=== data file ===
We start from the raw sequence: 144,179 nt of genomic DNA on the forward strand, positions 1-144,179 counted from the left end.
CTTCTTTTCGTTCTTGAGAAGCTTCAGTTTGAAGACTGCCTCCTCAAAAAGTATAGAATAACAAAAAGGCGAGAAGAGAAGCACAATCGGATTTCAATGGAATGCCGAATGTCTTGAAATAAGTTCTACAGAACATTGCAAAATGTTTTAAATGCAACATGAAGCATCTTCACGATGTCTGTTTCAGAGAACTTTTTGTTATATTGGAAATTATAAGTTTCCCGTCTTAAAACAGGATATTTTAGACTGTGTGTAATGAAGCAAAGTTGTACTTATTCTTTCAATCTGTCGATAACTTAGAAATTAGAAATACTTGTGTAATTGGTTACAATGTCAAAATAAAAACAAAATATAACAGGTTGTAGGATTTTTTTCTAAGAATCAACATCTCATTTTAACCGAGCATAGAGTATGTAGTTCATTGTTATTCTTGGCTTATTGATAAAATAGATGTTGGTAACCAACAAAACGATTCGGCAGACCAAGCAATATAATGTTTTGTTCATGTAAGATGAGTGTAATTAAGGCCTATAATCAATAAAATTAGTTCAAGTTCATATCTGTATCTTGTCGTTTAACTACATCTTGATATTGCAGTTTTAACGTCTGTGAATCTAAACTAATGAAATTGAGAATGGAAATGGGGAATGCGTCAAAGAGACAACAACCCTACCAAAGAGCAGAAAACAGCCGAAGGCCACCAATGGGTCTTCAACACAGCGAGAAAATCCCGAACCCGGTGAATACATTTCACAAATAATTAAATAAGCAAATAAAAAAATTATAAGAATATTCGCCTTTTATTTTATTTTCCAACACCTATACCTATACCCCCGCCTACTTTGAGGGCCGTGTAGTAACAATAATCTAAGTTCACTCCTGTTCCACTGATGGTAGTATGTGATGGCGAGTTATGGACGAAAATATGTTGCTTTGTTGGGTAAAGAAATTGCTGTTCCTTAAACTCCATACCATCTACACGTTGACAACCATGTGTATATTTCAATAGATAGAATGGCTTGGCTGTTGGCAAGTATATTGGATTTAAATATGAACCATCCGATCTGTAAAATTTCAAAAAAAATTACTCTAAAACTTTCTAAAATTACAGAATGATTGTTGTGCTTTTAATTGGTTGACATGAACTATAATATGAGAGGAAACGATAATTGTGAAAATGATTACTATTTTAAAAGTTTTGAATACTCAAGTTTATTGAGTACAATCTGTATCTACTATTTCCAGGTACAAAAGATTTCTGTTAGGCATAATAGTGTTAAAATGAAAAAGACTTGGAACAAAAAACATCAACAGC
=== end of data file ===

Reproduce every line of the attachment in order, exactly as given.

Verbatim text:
We start from the raw sequence: 144,179 nt of genomic DNA on the forward strand, positions 1-144,179 counted from the left end.
CTTCTTTTCGTTCTTGAGAAGCTTCAGTTTGAAGACTGCCTCCTCAAAAAGTATAGAATAACAAAAAGGCGAGAAGAGAAGCACAATCGGATTTCAATGGAATGCCGAATGTCTTGAAATAAGTTCTACAGAACATTGCAAAATGTTTTAAATGCAACATGAAGCATCTTCACGATGTCTGTTTCAGAGAACTTTTTGTTATATTGGAAATTATAAGTTTCCCGTCTTAAAACAGGATATTTTAGACTGTGTGTAATGAAGCAAAGTTGTACTTATTCTTTCAATCTGTCGATAACTTAGAAATTAGAAATACTTGTGTAATTGGTTACAATGTCAAAATAAAAACAAAATATAACAGGTTGTAGGATTTTTTTCTAAGAATCAACATCTCATTTTAACCGAGCATAGAGTATGTAGTTCATTGTTATTCTTGGCTTATTGATAAAATAGATGTTGGTAACCAACAAAACGATTCGGCAGACCAAGCAATATAATGTTTTGTTCATGTAAGATGAGTGTAATTAAGGCCTATAATCAATAAAATTAGTTCAAGTTCATATCTGTATCTTGTCGTTTAACTACATCTTGATATTGCAGTTTTAACGTCTGTGAATCTAAACTAATGAAATTGAGAATGGAAATGGGGAATGCGTCAAAGAGACAACAACCCTACCAAAGAGCAGAAAACAGCCGAAGGCCACCAATGGGTCTTCAACACAGCGAGAAAATCCCGAACCCGGTGAATACATTTCACAAATAATTAAATAAGCAAATAAAAAAATTATAAGAATATTCGCCTTTTATTTTATTTTCCAACACCTATACCTATACCCCCGCCTACTTTGAGGGCCGTGTAGTAACAATAATCTAAGTTCACTCCTGTTCCACTGATGGTAGTATGTGATGGCGAGTTATGGACGAAAATATGTTGCTTTGTTGGGTAAAGAAATTGCTGTTCCTTAAACTCCATACCATCTACACGTTGACAACCATGTGTATATTTCAATAGATAGAATGGCTTGGCTGTTGGCAAGTATATTGGATTTAAATATGAACCATCCGATCTGTAAAATTTCAAAAAAAATTACTCTAAAACTTTCTAAAATTACAGAATGATTGTTGTGCTTTTAATTGGTTGACATGAACTATAATATGAGAGGAAACGATAATTGTGAAAATGATTACTATTTTAAAAGTTTTGAATACTCAAGTTTATTGAGTACAATCTGTATCTACTATTTCCAGGTACAAAAGATTTCTGTTAGGCATAATAGTGTTAAAATGAAAAAGACTTGGAACAAAAAACATCAACAGC